Oxford Castle

Oxford Castle, located in Oxford city centre, was built by a Norman baron, Robert D'Oyly, in 1071 (shortly after the Norman Conquest of England in 1066). It was originally an earth mound with a wooden keep on the top, which was later replaced with a stone keep and later a fifty foot wall with towers was built around the structure. In 1120 Robert's younger brother, Nigel D'Oyly, was Lord of Oxford Castle. It is 12 miles northwest of Wallingford Castle, also usually credited to Robert D'Oyly. It was the home of Empress Matilda in 1141 when Robert D'Oyly the younger declared his support for her over King Stephen. The castle was besieged by the king for three months. She escaped from the castle by being lowered over the walls, supposedly dressed in white to act as a camouflage in the snow. She passed through the enemy lines and across the Castle Mill Stream. The site became the seat of the county government and courts although the castle had fallen into disrepair by the 14th century. The county gaol gradually grew to take over most of the site. In 1888 it became HM Prison Oxford ( Oxford Prison). The prison was closed in 1996 and the site reverted to Oxfordshire County Council. It has since been redeveloped as a shopping and heritage complex, with guided tours of the historic buildings, open courtyards for markets and theatrical performances. The scheme also includes a hotel in the Malmaison chain, Malmaison Oxford, occupying a large part of the former prison block, with converted jail cells as guest rooms. This is the first time in the UK that a prison has been turned into a hotel. The redeveloped site also includes apartments, bars, restaurants, events venues, and the award winning visitor attraction " Oxford Castle–Unlocked".

Film location
The prison was featured in a scene in the 1969 version of The Italian Job , the movie A Fish Called Wanda and the television series Inspector Morse . It has also been used as a film set on several other occasions, with stars such as Gerard Depardieu, Glenn Close, Robert Redford and Brad Pitt filming there. The ITV1 prison drama series Bad Girls features the Oxford prison. The exterior shots in Series 1–3 of the show were shot at the prison, and the set used for the show is a replica of the wing set-up at Oxford. For series 4–8, a replica set of the prison was built to look similar to Oxford. However, a number of exterior shots were re-used in the later series, which were very obviously different from the new set. This was due to the prison in Oxford being reconstructed to become a new hotel complex.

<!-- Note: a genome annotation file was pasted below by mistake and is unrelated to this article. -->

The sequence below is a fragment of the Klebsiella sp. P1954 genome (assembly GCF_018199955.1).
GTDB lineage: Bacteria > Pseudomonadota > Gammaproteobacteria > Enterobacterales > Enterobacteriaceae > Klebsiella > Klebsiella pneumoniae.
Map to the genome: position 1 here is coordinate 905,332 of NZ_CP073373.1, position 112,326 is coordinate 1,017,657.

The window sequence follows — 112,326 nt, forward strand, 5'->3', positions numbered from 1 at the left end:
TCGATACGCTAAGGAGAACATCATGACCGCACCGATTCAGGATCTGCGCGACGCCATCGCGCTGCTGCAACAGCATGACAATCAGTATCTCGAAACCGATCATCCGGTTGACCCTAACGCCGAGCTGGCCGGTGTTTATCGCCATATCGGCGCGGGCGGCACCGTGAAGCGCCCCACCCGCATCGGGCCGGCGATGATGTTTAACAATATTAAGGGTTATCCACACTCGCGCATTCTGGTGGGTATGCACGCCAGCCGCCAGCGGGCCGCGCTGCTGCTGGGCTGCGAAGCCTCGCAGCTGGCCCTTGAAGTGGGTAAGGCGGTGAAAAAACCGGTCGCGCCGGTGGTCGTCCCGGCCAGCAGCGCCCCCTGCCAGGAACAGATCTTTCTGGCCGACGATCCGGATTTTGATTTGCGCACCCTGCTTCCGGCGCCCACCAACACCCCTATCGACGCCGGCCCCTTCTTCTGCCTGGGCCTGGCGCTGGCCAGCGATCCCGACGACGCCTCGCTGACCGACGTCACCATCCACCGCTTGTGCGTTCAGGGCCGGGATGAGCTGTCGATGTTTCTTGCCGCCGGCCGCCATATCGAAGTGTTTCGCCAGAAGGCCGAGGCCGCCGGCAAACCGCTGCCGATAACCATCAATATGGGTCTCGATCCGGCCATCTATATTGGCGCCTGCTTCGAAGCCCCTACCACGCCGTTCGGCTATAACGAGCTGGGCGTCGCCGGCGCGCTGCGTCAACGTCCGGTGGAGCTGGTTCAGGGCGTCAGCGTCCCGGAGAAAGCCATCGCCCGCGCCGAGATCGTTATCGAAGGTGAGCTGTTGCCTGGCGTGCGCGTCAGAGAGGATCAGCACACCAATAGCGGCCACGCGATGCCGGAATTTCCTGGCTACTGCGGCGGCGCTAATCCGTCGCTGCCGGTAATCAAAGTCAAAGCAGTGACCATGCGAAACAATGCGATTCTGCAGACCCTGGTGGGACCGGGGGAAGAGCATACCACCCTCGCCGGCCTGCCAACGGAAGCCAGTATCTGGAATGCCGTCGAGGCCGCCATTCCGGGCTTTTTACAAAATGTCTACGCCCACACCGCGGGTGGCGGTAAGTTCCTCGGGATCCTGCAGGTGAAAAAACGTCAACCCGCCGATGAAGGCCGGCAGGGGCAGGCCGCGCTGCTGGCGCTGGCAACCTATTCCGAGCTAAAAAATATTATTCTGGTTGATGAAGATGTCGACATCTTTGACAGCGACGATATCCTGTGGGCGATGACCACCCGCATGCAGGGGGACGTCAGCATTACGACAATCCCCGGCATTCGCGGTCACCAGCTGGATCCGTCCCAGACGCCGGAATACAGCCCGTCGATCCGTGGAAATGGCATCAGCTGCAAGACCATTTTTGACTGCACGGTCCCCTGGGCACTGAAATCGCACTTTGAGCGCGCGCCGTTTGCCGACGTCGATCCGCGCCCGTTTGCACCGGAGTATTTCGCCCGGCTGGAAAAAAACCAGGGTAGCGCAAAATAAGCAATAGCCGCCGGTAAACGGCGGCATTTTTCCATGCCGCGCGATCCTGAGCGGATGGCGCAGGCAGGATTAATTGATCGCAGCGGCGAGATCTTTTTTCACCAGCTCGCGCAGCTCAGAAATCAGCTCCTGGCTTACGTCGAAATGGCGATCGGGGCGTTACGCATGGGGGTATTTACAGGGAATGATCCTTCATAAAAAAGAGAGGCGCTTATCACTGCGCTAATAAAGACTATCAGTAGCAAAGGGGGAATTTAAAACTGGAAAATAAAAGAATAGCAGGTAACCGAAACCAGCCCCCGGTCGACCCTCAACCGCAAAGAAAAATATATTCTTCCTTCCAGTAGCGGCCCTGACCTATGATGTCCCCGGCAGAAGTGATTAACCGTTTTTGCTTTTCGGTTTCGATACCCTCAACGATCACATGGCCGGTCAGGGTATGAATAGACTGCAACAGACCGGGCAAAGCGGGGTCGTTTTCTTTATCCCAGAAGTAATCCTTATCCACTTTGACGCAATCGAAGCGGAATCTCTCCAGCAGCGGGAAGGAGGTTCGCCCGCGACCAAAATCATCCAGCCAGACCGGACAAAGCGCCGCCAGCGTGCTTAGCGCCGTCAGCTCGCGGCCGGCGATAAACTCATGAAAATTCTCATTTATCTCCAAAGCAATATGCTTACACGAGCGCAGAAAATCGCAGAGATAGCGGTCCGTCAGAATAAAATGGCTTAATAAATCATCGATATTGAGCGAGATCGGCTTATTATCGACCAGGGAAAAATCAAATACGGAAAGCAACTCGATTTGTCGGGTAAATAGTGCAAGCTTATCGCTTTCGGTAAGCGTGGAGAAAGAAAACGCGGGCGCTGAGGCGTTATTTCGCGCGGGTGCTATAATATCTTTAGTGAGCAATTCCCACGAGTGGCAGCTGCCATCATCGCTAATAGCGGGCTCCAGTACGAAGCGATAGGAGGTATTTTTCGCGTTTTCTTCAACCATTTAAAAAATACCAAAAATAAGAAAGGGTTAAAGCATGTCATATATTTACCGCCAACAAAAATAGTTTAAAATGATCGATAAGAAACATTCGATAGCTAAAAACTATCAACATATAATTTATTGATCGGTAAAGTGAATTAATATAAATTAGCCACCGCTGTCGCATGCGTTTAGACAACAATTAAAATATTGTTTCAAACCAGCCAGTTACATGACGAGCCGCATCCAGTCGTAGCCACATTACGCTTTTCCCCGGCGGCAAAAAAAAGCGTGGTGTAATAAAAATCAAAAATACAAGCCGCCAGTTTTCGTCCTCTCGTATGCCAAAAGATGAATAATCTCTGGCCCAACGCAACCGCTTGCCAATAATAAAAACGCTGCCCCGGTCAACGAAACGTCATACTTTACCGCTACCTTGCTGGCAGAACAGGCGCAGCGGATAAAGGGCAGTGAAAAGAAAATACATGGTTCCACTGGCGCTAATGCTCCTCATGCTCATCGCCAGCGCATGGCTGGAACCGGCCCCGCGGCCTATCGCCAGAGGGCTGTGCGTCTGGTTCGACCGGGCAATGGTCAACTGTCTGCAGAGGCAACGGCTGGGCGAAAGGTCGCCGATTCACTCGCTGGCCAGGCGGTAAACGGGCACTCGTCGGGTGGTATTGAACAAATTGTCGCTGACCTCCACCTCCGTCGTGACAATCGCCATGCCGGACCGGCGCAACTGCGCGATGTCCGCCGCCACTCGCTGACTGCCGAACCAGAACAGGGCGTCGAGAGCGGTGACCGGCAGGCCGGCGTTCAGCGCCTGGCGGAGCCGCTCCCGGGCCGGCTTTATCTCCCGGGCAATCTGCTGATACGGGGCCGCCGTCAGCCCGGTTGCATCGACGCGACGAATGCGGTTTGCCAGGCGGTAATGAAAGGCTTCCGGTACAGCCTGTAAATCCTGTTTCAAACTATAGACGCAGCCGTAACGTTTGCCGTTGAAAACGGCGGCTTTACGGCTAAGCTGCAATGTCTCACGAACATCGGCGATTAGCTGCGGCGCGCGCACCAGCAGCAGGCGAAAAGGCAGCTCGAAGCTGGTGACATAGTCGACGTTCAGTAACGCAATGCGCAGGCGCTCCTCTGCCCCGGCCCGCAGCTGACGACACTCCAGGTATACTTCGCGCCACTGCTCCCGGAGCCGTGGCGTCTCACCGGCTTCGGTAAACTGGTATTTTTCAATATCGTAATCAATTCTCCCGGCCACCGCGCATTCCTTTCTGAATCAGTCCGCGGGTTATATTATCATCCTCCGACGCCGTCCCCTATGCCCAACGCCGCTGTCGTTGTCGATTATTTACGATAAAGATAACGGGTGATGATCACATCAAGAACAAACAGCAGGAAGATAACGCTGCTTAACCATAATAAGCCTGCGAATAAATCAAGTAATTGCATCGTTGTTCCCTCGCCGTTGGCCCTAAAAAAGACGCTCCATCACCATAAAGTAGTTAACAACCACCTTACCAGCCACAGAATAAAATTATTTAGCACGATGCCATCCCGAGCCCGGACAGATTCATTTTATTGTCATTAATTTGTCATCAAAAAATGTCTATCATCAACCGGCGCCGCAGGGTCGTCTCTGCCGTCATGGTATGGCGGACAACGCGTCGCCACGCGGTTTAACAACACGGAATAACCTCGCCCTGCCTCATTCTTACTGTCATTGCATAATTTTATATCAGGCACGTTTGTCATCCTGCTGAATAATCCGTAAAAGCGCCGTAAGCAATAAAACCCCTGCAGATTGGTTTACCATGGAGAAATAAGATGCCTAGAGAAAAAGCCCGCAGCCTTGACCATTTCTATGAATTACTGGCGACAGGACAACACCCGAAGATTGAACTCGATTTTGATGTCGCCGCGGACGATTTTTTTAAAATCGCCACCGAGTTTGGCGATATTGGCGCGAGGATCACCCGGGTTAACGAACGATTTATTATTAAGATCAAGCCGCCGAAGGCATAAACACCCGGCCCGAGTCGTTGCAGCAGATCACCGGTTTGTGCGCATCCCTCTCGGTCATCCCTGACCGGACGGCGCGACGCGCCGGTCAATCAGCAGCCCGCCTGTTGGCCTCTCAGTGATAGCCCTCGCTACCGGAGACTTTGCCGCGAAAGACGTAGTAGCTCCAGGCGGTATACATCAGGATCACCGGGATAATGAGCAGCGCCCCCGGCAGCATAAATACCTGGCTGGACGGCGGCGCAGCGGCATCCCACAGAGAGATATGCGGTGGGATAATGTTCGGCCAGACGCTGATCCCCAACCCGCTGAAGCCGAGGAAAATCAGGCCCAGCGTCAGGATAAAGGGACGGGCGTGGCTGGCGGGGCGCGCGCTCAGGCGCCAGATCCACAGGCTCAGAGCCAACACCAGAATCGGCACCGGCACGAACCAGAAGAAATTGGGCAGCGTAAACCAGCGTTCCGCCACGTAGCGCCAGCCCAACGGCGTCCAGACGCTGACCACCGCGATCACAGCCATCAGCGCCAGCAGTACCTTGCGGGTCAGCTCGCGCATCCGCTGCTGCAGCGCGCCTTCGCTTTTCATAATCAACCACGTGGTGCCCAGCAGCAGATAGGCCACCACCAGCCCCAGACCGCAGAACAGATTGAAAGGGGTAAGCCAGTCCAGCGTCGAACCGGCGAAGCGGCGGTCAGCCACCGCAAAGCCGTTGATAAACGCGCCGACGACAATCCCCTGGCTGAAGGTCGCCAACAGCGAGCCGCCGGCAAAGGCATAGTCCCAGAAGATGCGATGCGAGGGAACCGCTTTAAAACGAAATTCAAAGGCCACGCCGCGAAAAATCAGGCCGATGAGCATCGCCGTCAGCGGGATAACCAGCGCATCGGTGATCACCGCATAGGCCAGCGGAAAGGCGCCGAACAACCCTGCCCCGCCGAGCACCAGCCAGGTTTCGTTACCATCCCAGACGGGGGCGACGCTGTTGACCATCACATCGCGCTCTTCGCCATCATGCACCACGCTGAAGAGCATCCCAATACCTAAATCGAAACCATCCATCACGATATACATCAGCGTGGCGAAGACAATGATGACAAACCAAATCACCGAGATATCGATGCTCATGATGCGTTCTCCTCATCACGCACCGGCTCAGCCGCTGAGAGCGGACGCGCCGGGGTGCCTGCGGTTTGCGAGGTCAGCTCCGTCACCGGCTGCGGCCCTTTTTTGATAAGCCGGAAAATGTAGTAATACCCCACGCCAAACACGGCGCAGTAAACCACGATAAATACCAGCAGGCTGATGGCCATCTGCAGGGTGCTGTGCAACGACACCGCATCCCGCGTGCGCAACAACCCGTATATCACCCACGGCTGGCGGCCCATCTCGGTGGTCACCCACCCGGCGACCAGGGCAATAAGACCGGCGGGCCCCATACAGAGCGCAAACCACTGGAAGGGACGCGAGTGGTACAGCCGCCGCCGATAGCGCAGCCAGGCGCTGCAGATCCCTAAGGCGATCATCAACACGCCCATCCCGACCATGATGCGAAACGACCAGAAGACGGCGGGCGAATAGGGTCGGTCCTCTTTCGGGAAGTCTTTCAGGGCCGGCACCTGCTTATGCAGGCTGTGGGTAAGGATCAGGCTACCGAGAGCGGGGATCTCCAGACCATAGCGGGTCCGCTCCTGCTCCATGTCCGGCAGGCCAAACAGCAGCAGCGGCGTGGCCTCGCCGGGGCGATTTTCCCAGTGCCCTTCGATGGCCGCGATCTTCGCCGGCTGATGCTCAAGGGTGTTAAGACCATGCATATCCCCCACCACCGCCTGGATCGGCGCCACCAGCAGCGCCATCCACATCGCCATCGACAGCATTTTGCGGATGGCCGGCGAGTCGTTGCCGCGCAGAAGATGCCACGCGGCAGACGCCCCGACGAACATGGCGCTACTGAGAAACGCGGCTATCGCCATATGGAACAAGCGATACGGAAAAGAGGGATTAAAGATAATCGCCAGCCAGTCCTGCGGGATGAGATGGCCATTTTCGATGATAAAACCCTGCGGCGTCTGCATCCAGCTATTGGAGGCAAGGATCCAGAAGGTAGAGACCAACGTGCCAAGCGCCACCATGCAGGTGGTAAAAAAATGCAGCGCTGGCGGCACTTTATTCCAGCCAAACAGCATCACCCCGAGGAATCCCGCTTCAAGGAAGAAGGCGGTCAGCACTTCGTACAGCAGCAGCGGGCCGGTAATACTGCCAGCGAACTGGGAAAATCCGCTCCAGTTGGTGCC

Completed in 2006, this £21 million project was the result of close consultations between ADP, Oxfordshire City Council and the commercial developer.  It involved the conversion of the listed former Oxford Prison buildings to form an 86-bedroom hotel, Heritage Centre, restaurants and shops.  The scheme includes a variety of apartments above new retail units in a vibrant mixed-use environment.

Having decided to redevelop the site, the Council and developer, working closely with ADP, began the difficult process of imagining beyond the cold dark cells to the potential inherent in this austere but remarkable site.
ADP were committed from the outset to working with the site’s distinct features and long history, rather than against it; imposing an inappropriate scheme that ignored or overrode the individuality of Oxford Castle.  These are key tenets of exemplar conservation architecture, and successful urban regeneration.

The redevelopment of the site emerged as one of mixed-use, mingling residential and commercial areas to create a vibrant new interpretation of Oxford Castle.  At it’s heart would be the gaol, refurbished into an exciting, unique hotel.  This shift in use nevertheless retains the residential nature of the original building, where the shutting of prison doors in one becomes the mode of privacy in another.

The recipient of over 14 awards including an RIBA Award, the Oxford Castle Heritage Project is an exemplar urban regeneration project.  It marks the latest development of a site that has undergone many changes in nearly one thousand years of history, showing a continuity of use as a centre of local, regional and national authority.


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